Saw it in Guatemala myself. Our land rover was stopped by a military control where a 20 year old (at most) sgt gave orders to a bunch of 12-13 year olds with M16 guns. Quite a shock for me, being a self assured first worlder that the closer that has been to a real gun himself has been watching Platoon (or equivalent movie) in the cinema. I am glad of the later, actually.



Guatemala is NOT a "modern" country, sorry! :unamused: Not in this context.

(I'll just be over here, reading Oliver Twist...)

Who said it was?


Some of Ars Magica's rules don't cover exceptions like that.
Then again... you could make a 12 year old by the rules with 5 in Single Weapon, with Warrior and Poor (120 experience for Later Life.) Throw in 3 Awareness and 2 Hunt (in addition to 2 Athletics, Survival, and Stealth gained from Childhood) and you have an Abused Child Warrior who only has -1 to his Characteristics from age and yet is practically a match in a fight for an experienced grog, who has a healthy ability spread.

:slight_smile: Kinda hard to ignore when you live there. These kids are not statistics. They are real people. And Xavi has a point too. Adolescent soldiers are not just confined to Africa and the middle east. It is all over the place south of the border over here. In Mexico, the gang situation is massive. It does no good to dismiss them because one finds it distasteful. The Vikings, Huns, and Mongols were much much worse, and I think you can find parells of adolescent soldiers in those histories. So it isn't as off topic as you might think. For one, I personally, I think it is a great mistake to think of ourselves as somehow different and more advanced than our anscestors. Second, why not look to everyday life for anthropological answers that could apply just as well today as a thousand years ago or a thousand from now.

Just because they are backwards does not make them non-modern. It just means they suck :slight_smile:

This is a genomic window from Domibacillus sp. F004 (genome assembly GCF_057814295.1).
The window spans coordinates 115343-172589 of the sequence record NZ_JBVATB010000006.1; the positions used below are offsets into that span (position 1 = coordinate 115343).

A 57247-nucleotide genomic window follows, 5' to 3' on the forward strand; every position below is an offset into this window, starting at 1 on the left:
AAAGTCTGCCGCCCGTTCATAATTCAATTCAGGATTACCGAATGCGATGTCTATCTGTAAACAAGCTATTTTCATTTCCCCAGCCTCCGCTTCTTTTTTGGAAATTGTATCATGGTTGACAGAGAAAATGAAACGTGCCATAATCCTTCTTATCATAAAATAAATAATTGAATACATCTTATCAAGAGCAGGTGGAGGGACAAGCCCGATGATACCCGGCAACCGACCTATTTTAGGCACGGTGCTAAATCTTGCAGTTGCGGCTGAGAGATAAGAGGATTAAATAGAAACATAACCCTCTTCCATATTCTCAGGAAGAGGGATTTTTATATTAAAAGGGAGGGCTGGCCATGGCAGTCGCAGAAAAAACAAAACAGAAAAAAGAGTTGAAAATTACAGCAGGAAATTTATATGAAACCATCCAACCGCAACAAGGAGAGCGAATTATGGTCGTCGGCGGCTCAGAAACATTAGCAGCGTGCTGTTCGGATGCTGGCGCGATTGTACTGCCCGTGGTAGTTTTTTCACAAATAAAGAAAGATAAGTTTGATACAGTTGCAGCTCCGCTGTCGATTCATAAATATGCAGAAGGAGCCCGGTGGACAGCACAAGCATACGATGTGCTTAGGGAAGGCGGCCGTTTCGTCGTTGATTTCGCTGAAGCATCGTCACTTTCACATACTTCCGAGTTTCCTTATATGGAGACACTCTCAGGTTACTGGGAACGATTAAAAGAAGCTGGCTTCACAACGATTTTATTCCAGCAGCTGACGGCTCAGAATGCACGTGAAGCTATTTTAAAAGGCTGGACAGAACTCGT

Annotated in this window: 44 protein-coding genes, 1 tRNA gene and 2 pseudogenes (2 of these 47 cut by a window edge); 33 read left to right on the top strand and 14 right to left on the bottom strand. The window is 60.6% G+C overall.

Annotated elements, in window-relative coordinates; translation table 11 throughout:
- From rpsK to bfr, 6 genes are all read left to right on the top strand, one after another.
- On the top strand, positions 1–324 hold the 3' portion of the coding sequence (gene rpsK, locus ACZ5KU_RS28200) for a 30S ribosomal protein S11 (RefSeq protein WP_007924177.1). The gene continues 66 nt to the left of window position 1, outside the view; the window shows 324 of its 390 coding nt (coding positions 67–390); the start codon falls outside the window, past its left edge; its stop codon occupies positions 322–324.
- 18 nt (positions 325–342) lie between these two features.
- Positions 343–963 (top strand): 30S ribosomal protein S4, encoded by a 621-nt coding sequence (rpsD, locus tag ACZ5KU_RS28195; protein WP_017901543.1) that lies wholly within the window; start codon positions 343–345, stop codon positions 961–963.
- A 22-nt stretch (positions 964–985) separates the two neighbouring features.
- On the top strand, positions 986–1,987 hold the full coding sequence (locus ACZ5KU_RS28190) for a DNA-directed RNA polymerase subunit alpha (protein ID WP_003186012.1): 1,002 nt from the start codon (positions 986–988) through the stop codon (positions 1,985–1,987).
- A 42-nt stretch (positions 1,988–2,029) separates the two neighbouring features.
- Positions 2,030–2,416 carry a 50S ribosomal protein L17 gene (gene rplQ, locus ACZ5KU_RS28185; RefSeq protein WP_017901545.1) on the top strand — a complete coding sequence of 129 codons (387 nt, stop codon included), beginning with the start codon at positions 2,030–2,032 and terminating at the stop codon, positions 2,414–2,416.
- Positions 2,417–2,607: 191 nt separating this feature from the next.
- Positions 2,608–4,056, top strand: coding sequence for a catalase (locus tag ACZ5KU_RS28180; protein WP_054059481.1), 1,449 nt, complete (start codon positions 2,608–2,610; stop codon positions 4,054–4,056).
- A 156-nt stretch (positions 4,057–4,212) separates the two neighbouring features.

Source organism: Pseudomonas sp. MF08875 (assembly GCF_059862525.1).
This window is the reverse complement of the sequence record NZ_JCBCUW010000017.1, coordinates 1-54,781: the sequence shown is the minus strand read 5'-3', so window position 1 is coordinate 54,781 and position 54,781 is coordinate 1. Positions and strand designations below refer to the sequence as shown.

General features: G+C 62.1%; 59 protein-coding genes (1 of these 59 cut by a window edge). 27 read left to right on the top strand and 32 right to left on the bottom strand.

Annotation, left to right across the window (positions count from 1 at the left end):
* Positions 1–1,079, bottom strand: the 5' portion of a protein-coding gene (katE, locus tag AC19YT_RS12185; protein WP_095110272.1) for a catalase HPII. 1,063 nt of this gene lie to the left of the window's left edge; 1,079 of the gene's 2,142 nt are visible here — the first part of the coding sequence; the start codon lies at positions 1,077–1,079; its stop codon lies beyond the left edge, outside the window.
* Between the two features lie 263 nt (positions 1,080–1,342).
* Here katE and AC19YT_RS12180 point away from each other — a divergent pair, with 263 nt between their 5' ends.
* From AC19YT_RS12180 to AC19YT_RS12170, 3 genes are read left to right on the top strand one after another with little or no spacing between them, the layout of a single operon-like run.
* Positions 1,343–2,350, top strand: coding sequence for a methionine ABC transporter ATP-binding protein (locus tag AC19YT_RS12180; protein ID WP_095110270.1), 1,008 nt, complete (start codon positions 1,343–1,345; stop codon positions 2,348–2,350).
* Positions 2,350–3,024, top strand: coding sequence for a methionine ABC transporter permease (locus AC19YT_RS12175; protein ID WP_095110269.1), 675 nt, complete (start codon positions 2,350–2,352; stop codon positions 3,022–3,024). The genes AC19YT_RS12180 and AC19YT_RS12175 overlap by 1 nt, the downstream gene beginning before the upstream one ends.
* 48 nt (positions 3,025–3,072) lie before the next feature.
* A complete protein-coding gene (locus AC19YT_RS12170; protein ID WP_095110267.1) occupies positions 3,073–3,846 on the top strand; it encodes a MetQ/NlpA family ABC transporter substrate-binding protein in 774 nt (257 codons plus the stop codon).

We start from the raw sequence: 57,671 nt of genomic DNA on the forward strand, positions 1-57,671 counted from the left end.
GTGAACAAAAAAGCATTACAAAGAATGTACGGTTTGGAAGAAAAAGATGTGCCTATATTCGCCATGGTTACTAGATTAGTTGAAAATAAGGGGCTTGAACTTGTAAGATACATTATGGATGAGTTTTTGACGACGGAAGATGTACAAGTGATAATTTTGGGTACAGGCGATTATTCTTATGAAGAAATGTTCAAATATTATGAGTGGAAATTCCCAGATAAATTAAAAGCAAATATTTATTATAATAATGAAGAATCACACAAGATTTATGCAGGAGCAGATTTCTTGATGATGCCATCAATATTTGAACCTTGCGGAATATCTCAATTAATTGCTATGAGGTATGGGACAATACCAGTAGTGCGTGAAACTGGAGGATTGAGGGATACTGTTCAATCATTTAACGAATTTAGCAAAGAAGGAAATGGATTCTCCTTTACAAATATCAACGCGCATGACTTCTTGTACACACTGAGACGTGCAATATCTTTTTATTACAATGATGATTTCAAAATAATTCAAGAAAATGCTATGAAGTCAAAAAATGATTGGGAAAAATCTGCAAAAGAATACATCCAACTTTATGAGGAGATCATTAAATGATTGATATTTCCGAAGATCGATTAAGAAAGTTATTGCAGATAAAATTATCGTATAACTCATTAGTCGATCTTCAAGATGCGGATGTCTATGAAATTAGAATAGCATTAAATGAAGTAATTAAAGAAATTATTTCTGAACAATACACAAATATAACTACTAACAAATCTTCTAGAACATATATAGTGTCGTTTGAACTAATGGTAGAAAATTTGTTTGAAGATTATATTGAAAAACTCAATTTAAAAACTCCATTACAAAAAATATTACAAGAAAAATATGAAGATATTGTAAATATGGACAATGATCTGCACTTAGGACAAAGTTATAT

Oh, and by a few years ago, I was refering to the fact that the bbegining of this century was only eight years ago, and your phrasing made it seem you were speaking of "the beginning of this century" as they used the phrase all the way up until 1999. I'm sure you realized it, I was just being a dork :smiley:

Watch who you include in that 'we.' Mind you, just a county away in Los Angeles there are child gang members who are shooting and killing.

Me, I don't care, but I know several Guatamalans personally that would take offense to that. Let's see, they have electricity, radio, fossil fules, television, banks, cars, computers, everything I see of Guatamala indicates a modern people to me. No hunter-gatherers, maye a few fishermen and farmers...

Dude, they are modern. Your political issues are your personal beliefs, more power to you, but realize that I will debate this if you want (as I never get offended, I debate instead), but I don't think that this is the appropriate place for such a discussion. We can take it off list if you want :slight_smile:

The reason we should ignore them, why it's productive, and why it's easy to, is... (say it with me)... it has nothing to do with this topic. Which is, loosely... The age of "adults" in medieval times.

Unless you are equating Mexico to a medieval country, in which case I'll just step back and watch. :wink: